Website Security Statement

This security statement forms part of the Terms and Conditions of use of the MedicAlert® Web site.

About this Web Site

The MedicAlert® Web site uses or may in the future use technology features such as log-in registration, cookies, or click through tracking software.

The site also logs information such as Web site IP addresses and browser types. This information is used for analysis purposes and to provide better service for users.

Use of Cookies

A "cookie," is a block of text the site places in a file on your computer's hard drive to track your activity. While a code in the cookie file enables the site to label you as a particular user, it doesn't identify you by name or address unless you've provided the site with such information or set up preferences in your browser to do so automatically. Newer versions of browser software let you decide whether you want to receive cookie files, and some programs notify you when a web site is about to deposit a cookie on your hard drive. You can check for cookies on your computer. If you have a PC, look for a file on your hard drive called "cookies.txt" or for a file labelled "magic cookies" if you have a Macintosh. You can delete these files from your hard drive. There are also utility software programs (called "cookie cutters" or "anonymisers") that allow you to edit cookie files selectively within Web browsers.

External Links

This site contains links to other sites. MedicAlert is not responsible for the privacy practices or the content of external Web sites.

Web Site Security

The MedicAlert Web site uses the latest 128 bit SSL encryption technology to protect your on-line privacy and all transactions which you may conduct. The site is secure when the "padlock" icon is in the closed position, or when the URL address begins with https://.

SSL offers the following security benefits:

Privacy: Data is encrypted to and from clients, so privacy is ensured during transactions.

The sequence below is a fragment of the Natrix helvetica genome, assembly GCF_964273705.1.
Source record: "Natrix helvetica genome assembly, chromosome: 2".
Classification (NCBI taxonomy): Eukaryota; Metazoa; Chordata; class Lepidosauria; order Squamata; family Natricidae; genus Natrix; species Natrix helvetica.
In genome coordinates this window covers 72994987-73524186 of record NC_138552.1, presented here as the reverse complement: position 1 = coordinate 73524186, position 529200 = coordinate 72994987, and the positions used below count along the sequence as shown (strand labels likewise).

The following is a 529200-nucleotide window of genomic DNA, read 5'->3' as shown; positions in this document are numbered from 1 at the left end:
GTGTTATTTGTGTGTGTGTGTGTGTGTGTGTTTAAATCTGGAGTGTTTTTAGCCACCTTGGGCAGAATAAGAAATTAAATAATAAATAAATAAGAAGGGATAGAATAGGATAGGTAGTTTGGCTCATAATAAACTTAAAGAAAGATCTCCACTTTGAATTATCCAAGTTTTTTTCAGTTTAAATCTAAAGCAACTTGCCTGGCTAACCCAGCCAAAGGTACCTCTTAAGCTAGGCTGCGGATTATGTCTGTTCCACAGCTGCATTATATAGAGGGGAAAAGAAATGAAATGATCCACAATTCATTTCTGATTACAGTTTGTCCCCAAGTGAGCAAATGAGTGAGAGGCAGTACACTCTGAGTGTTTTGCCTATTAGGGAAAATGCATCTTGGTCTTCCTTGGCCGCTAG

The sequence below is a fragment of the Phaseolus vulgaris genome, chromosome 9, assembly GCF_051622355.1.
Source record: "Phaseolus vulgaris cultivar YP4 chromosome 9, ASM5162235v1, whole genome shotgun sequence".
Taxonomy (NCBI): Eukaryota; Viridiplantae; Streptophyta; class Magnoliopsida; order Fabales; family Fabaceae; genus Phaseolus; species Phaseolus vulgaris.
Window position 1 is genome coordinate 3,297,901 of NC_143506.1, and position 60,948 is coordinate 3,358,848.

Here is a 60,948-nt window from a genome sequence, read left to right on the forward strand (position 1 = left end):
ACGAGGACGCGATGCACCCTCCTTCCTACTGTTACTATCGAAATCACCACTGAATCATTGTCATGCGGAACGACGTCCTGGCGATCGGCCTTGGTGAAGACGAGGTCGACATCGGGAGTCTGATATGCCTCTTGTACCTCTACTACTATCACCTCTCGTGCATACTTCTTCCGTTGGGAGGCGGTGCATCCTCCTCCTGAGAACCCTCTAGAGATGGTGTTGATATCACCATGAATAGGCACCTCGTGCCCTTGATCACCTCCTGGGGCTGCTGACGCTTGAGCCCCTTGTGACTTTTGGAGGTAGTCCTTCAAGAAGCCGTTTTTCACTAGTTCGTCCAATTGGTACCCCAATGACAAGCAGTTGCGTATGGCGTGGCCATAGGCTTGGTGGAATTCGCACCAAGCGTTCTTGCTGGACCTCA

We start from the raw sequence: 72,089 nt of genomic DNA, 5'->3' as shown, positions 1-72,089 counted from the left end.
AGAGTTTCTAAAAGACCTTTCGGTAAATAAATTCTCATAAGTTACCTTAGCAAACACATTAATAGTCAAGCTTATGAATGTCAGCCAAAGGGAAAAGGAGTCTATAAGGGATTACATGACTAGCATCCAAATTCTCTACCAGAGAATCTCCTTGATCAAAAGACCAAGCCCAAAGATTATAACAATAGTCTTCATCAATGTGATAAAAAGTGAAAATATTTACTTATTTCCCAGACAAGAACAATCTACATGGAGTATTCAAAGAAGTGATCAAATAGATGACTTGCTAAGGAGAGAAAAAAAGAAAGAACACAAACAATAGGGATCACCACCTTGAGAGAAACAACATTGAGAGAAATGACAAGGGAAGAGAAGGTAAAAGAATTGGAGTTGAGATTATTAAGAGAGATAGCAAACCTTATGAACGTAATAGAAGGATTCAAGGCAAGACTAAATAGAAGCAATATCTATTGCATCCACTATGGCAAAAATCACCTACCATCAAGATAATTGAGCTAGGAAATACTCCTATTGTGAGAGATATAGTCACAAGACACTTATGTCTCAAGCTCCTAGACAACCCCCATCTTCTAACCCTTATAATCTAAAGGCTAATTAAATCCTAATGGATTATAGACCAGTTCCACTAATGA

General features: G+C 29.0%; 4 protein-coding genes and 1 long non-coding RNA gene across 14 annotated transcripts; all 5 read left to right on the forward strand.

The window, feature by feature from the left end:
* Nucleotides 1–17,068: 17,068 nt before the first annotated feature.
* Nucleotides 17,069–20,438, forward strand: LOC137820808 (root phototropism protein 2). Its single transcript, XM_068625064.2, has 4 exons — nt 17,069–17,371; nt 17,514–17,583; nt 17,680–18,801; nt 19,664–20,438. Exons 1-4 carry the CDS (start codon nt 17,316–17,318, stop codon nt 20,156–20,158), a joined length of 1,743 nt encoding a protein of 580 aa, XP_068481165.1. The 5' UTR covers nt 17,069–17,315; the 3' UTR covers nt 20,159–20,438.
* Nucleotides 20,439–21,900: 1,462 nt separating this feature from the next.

Message validation: An encoded message digest accompanies data to detect any message tampering.

Server authentication: The server certificate accompanies messages to assure the client that the server identity is authentic.

Client authentication: The client certificate accompanies messages to assure the server that the client identity is authentic. Client authentication is optional, and may not be a requirement for your organization.

About SSL certificates and Certification Authorities

SSL security is based on certificates used by both the client and server. Our web-server uses 128 bit certificates, which is currently the most widely-recognized certificate format. This allows servers and clients with certificates created by the web-server certificate applications to exchange certificates easily between our server and other applications.

Certificates contain a public key, a name, an expiration date, and a digital signature. Client certificates are stored in browsers and server certificates are stored in files called key ring files. A key ring file is a binary file that is protected by a password and stores one or more certificates on the server hard drives. Public and private keys are a unique pair of mathematically-related keys that are used to initiate SSL-encrypted transactions.

The link that allows a server and client to communicate is a Certification Authority (CA). Like a mutual friend, a CA vouches for the identity of a server and client by issuing certificates stamped with the CA's digital signature and including the CA's trusted root certificate in the key ring file. The digital signature ensures the client and server that both the client certificate and the server certificate can be trusted. If the client and server can identify the digital signature on the certificate, then a secure SSL session can be established. Otherwise, the client and server cannot authenticate each other, and the session cannot be established. Clients and servers identify digital signatures by comparing them against the trusted root certificate in their key ring files.

A CA can be an external, commercial certifier, such as VeriSign, or an internal certifier that you establish at your organization. External and internal CAs create both server and client certificates.

Contacting MedicAlert in New Zealand

If you have any questions about the practices of this site, or for general inquiries about MedicAlert, to update/change your contact information, or to be removed from any mailing lists, please contact us through one of the following channels:


Membership Services
MedicAlert Foundation – New Zealand Inc.
Level 8, CBD Towers
84-90 Main Street
Upper Hutt, New Zealand


In Wellington: +64 4 528 8219
Toll-free: 0800 840 111